Scientists studying the elusive course of “El Nino” have detected a shift in ocean current that may signal the end of the oceanic and atmospheric event that can wreak havoc on Pacific coastlands.
Michael McPhaden, a research oceanographer at the National Oceanic and Atmospheric Administration’s laboratory in Seattle, recently reported he found the equatorial undercurrent reversed its flow in the Western Pacific about two months before the end of the 1986-87 El Nino.
Mystery of Origin
“One big unsolved problem is what begins El Nino and another is what terminates it,” McPhaden said in a telephone interview. “In a consistent theory, the end point may have some significance in determining how El Nino begins again.”
El Nino events, which recur every four to seven years, warm coastal waters in western North and South America and bring massive rains to Pacific Coast regions. But at the same time, El Nino cools coastal waters in Australia and Indonesia and can produce severe droughts in those countries. Such dramatic fluctuations in weather patterns can inflict tremendous harm on agriculture and ocean fisheries.
Normally, the equatorial undercurrent, which is about 275 miles wide and spans the breadth of the Pacific, flows eastward along the Equator at about 1 m.p.h. But in September-October 1987, the current stream 130 nautical miles west of the western Pacific island of Nauru was measured flowing westward at about a half-mile an hour, McPhaden said.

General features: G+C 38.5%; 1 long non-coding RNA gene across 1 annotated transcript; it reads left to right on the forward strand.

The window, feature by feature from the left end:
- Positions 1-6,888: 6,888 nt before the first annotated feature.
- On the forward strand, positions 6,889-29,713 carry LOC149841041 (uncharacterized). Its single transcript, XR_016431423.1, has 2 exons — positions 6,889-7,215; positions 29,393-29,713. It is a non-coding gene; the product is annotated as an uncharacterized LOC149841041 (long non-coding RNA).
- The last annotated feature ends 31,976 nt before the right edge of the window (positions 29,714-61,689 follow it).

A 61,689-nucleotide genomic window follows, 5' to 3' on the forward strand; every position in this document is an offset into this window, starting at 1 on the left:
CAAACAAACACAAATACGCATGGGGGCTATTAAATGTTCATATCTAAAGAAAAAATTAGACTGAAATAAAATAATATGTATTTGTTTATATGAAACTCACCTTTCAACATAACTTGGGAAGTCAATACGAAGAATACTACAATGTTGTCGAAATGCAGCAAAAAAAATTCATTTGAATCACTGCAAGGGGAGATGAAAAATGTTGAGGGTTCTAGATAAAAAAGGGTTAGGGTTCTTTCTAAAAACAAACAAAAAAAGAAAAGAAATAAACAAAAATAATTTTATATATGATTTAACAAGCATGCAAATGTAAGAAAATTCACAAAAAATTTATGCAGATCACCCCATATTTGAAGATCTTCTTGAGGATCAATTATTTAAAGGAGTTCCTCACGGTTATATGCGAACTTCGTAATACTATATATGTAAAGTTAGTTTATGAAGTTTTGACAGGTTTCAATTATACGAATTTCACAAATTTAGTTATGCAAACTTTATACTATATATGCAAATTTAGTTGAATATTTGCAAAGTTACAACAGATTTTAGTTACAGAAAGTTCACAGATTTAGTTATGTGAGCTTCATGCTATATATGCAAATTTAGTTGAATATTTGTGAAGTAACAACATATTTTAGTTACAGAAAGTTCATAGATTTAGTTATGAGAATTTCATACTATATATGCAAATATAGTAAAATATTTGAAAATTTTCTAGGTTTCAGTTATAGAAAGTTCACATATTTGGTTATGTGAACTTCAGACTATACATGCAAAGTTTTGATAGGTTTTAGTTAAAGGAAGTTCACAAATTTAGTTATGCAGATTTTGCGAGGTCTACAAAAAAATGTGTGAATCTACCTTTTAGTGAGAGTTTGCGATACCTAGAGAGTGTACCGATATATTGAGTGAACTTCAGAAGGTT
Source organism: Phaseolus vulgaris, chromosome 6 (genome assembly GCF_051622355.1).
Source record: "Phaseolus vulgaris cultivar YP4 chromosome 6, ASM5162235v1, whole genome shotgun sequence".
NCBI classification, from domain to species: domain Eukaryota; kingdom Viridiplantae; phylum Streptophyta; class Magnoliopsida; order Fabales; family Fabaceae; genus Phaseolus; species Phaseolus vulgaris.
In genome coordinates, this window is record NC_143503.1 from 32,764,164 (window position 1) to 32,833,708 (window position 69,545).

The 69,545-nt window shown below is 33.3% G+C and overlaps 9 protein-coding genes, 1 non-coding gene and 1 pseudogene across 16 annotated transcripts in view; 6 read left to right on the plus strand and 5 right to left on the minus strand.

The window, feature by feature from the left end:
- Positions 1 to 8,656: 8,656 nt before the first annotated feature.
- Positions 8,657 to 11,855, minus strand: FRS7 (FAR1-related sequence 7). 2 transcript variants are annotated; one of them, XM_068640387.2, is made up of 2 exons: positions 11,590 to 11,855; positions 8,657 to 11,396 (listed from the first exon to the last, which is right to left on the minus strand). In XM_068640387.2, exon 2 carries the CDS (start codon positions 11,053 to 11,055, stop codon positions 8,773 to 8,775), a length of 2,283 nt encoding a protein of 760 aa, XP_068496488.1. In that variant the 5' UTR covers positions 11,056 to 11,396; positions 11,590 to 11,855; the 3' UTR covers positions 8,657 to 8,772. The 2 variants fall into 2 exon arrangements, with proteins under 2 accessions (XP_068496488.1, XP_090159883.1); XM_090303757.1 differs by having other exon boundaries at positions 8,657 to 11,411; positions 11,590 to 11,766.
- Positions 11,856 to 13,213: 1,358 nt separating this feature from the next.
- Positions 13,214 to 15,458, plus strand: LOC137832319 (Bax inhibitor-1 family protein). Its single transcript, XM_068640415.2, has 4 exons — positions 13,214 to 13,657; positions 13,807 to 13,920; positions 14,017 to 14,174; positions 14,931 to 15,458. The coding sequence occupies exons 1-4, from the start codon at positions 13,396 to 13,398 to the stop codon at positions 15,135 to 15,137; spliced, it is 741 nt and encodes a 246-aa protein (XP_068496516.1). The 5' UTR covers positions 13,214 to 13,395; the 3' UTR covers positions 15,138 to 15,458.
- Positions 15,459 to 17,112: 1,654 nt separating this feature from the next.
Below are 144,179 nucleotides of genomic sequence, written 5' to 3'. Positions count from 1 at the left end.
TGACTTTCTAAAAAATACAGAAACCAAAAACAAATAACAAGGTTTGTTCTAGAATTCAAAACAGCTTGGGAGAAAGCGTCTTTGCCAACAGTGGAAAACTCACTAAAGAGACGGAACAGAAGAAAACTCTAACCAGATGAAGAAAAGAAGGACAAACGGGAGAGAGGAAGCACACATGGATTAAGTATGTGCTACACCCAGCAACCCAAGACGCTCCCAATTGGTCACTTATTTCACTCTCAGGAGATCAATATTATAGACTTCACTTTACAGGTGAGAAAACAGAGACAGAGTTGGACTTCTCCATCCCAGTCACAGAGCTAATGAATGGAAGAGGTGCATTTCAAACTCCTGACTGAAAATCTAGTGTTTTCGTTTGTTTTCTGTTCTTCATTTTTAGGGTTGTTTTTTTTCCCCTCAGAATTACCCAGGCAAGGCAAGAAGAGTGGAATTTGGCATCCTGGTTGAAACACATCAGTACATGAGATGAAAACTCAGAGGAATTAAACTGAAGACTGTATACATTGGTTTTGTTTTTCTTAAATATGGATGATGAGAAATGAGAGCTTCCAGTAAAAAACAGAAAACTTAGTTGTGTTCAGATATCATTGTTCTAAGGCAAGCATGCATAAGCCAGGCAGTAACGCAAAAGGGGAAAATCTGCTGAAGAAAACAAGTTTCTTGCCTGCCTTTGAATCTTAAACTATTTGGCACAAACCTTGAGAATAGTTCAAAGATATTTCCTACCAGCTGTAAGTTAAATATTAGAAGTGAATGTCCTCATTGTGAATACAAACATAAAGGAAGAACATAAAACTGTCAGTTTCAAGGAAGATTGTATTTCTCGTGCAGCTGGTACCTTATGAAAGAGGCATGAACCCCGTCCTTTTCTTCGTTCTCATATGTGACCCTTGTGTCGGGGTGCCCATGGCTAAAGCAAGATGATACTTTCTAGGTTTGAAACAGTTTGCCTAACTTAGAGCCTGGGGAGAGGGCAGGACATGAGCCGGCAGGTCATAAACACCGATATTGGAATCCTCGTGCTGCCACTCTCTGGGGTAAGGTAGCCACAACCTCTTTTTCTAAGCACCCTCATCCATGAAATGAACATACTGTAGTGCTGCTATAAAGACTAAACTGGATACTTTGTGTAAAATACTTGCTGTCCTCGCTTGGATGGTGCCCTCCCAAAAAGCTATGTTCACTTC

At first, McPhaden thought something must be wrong with the meters NOAA uses to measure the current, which courses about 150 to 800 feet below the ocean surface. But a double-check of the instruments revealed the current was indeed running in reverse.
“This is the first information of its kind in the western Pacific region, where we think a lot of the crucial processes for developing El Nino take place,” McPhaden said.
The oceanographer noted the current changes were not only observed in surface water, but were found up to 800 feet below the surface.
McPhaden theorized the September-October shift may be linked to the end of the latest El Nino event, which drew to a close in January-February of this year.
McPhaden said current shifts have previously been detected in the eastern Pacific earlier in El Nino’s cycle.
Many scientists theorize El Nino is related to a circulation pattern of the Pacific’s air and water, in which westward trade winds weaken allowing the warm pool of surface water usually found west of the international date line to shift substantially to the east, McPhaden said.
After studying the latest current shift, the oceanographer speculated the large volume of water moving west along the Equator indicated the current was carrying warm water displaced earlier back toward the west.
“It’s hard to judge its exact significance,but we have seen some current changes that were very dramatic and somewhat unexpected occurring toward the end of El Nino. We think there may be a connection there,” McPhaden said.
“The more we learn about El Nino in all of its phases, the better off we will be in terms of trying to predict it.”